```

source#### pub fn shrink_to(&mut self, min_capacity: usize)

#### pub fn shrink_to(&mut self, min_capacity: usize)

Discards capacity with a lower bound.

The capacity will remain at least as large as both the length and the supplied value.

If the current capacity is less than the lower limit, this is a no-op.

##### Examples

```
use std::collections::BinaryHeap;
let mut heap: BinaryHeap<i32> = BinaryHeap::with_capacity(100);
assert!(heap.capacity() >= 100);
heap.shrink_to(10);
assert!(heap.capacity() >= 10);
```

source#### pub fn into_vec(self) -> Vec<T>

#### pub fn into_vec(self) -> Vec<T>

Consumes the `BinaryHeap`

and returns the underlying vector
in arbitrary order.

##### Examples

Basic usage:

```
use binary_heap_plus::BinaryHeap;
let heap = BinaryHeap::from([1, 2, 3, 4, 5, 6, 7]);
let vec = heap.into_vec();
// Will print in some order
for x in vec {
println!("{}", x);
}
```

source#### pub fn len(&self) -> usize

#### pub fn len(&self) -> usize

Returns the length of the binary heap.

##### Examples

Basic usage:

```
use binary_heap_plus::BinaryHeap;
let heap = BinaryHeap::from([1, 3]);
assert_eq!(heap.len(), 2);
```

source#### pub fn is_empty(&self) -> bool

#### pub fn is_empty(&self) -> bool

Checks if the binary heap is empty.

##### Examples

Basic usage:

```
use binary_heap_plus::BinaryHeap;
let mut heap = BinaryHeap::new();
assert!(heap.is_empty());
heap.push(3);
heap.push(5);
heap.push(1);
assert!(!heap.is_empty());
```

source#### pub fn drain(&mut self) -> Drain<'_, T>ⓘNotable traits for Drain<'_, T>`impl<T> Iterator for Drain<'_, T> type Item = T;`

#### pub fn drain(&mut self) -> Drain<'_, T>ⓘNotable traits for Drain<'_, T>`impl<T> Iterator for Drain<'_, T> type Item = T;`

Clears the binary heap, returning an iterator over the removed elements in arbitrary order. If the iterator is dropped before being fully consumed, it drops the remaining elements in arbitrary order.

The returned iterator keeps a mutable borrow on the heap to optimize its implementation.

##### Examples

Basic usage:

```
use binary_heap_plus::BinaryHeap;
let mut heap = BinaryHeap::from([1, 3]);
assert!(!heap.is_empty());
for x in heap.drain() {
println!("{}", x);
}
assert!(heap.is_empty());
```

## Trait Implementations

source### impl<T: Clone, C: Clone> Clone for BinaryHeap<T, C>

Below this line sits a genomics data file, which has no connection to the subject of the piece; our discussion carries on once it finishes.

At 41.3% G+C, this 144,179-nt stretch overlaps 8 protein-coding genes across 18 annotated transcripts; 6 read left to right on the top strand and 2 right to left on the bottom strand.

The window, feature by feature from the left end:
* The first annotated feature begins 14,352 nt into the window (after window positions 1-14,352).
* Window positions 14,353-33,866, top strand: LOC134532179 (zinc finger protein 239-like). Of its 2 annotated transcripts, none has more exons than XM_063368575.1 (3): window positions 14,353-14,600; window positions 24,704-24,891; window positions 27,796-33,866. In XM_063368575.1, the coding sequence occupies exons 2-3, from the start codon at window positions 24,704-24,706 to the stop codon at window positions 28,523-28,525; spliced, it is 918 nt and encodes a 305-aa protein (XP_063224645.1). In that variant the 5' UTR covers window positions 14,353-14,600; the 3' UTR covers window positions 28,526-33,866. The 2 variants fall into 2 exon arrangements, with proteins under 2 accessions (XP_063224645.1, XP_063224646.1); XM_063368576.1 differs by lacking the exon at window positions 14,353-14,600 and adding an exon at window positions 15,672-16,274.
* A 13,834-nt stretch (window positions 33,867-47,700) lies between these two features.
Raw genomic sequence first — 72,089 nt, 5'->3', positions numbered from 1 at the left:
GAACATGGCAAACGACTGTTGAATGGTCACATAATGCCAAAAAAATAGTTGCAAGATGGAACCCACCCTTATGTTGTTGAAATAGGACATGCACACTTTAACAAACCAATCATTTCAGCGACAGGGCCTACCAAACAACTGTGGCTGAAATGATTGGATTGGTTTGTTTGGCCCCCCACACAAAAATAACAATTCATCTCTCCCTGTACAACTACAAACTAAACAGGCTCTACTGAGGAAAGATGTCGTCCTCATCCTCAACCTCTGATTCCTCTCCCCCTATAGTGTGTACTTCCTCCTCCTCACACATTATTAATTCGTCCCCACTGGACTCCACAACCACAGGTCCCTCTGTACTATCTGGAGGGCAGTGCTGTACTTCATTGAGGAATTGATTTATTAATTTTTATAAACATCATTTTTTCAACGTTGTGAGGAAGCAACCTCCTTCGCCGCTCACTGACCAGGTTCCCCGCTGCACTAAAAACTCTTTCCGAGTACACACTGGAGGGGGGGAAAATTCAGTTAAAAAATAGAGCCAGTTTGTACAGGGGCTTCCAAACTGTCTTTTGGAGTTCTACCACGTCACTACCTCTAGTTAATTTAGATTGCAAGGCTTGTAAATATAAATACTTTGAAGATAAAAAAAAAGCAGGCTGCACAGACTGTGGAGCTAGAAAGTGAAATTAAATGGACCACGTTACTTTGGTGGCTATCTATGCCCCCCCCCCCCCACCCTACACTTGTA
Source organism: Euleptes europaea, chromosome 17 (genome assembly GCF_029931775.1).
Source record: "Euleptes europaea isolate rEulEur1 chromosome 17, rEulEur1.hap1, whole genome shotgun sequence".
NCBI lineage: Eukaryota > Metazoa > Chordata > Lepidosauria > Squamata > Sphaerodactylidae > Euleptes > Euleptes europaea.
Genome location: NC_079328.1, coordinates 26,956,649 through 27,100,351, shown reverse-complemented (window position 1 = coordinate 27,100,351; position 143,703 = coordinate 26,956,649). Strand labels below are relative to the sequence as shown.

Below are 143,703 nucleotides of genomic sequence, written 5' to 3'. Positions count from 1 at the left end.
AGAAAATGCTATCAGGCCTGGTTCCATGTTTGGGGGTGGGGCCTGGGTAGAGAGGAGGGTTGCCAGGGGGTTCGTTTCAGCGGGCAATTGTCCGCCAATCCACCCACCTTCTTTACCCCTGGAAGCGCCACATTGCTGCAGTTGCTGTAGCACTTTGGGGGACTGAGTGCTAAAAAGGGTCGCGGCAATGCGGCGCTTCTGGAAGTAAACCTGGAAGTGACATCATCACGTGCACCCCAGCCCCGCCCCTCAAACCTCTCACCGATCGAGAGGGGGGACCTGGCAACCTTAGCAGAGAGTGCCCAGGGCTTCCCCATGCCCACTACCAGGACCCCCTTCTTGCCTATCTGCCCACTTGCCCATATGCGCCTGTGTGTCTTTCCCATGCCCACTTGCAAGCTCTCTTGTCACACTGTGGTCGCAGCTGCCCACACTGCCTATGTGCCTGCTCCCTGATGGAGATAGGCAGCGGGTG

### impl<T: Clone, C: Clone> Clone for BinaryHeap<T, C>

source### impl<T: Debug, C> Debug for BinaryHeap<T, C>

### impl<T: Debug, C> Debug for BinaryHeap<T, C>

source### impl<T: Ord> Default for BinaryHeap<T>

### impl<T: Ord> Default for BinaryHeap<T>

source#### fn default() -> BinaryHeap<T>

#### fn default() -> BinaryHeap<T>

Creates an empty `BinaryHeap<T>`

.

source### impl<'a, T: 'a + Copy, C: Compare<T>> Extend<&'a T> for BinaryHeap<T, C>

### impl<'a, T: 'a + Copy, C: Compare<T>> Extend<&'a T> for BinaryHeap<T, C>

source#### fn extend<I: IntoIterator<Item = &'a T>>(&mut self, iter: I)

#### fn extend<I: IntoIterator<Item = &'a T>>(&mut self, iter: I)

source#### fn extend_one(&mut self, item: A)

#### fn extend_one(&mut self, item: A)

`extend_one`

)source#### fn extend_reserve(&mut self, additional: usize)

#### fn extend_reserve(&mut self, additional: usize)

`extend_one`

)source### impl<T, C: Compare<T>> Extend<T> for BinaryHeap<T, C>

### impl<T, C: Compare<T>> Extend<T> for BinaryHeap<T, C>

source#### fn extend<I: IntoIterator<Item = T>>(&mut self, iter: I)

#### fn extend<I: IntoIterator<Item = T>>(&mut self, iter: I)

source#### fn extend_one(&mut self, item: A)

#### fn extend_one(&mut self, item: A)

`extend_one`

)source#### fn extend_reserve(&mut self, additional: usize)

#### fn extend_reserve(&mut self, additional: usize)

`extend_one`

)source### impl<T, C> From<BinaryHeap<T, C>> for Vec<T>

### impl<T, C> From<BinaryHeap<T, C>> for Vec<T>

source#### fn from(heap: BinaryHeap<T, C>) -> Vec<T>

#### fn from(heap: BinaryHeap<T, C>) -> Vec<T>

Converts a `BinaryHeap<T>`

into a `Vec<T>`

.

This conversion requires no data movement or allocation, and has constant time complexity.

source### impl<T: Ord> FromIterator<T> for BinaryHeap<T>

### impl<T: Ord> FromIterator<T> for BinaryHeap<T>

source#### fn from_iter<I: IntoIterator<Item = T>>(iter: I) -> Self

#### fn from_iter<I: IntoIterator<Item = T>>(iter: I) -> Self

source### impl<'a, T, C> IntoIterator for &'a BinaryHeap<T, C>

### impl<'a, T, C> IntoIterator for &'a BinaryHeap<T, C>

source### impl<T, C> IntoIterator for BinaryHeap<T, C>

### impl<T, C> IntoIterator for BinaryHeap<T, C>

source#### fn into_iter(self) -> IntoIter<T>ⓘNotable traits for IntoIter<T>`impl<T> Iterator for IntoIter<T> type Item = T;`

#### fn into_iter(self) -> IntoIter<T>ⓘNotable traits for IntoIter<T>`impl<T> Iterator for IntoIter<T> type Item = T;`

Creates a consuming iterator, that is, one that moves each value out of the binary heap in arbitrary order. The binary heap cannot be used after calling this.

##### Examples

Basic usage:

```
use binary_heap_plus::BinaryHeap;
let heap = BinaryHeap::from([1, 2, 3, 4]);
// Print 1, 2, 3, 4 in arbitrary order
for x in heap.into_iter() {
// x has type i32, not &i32
println!("{}", x);
}
```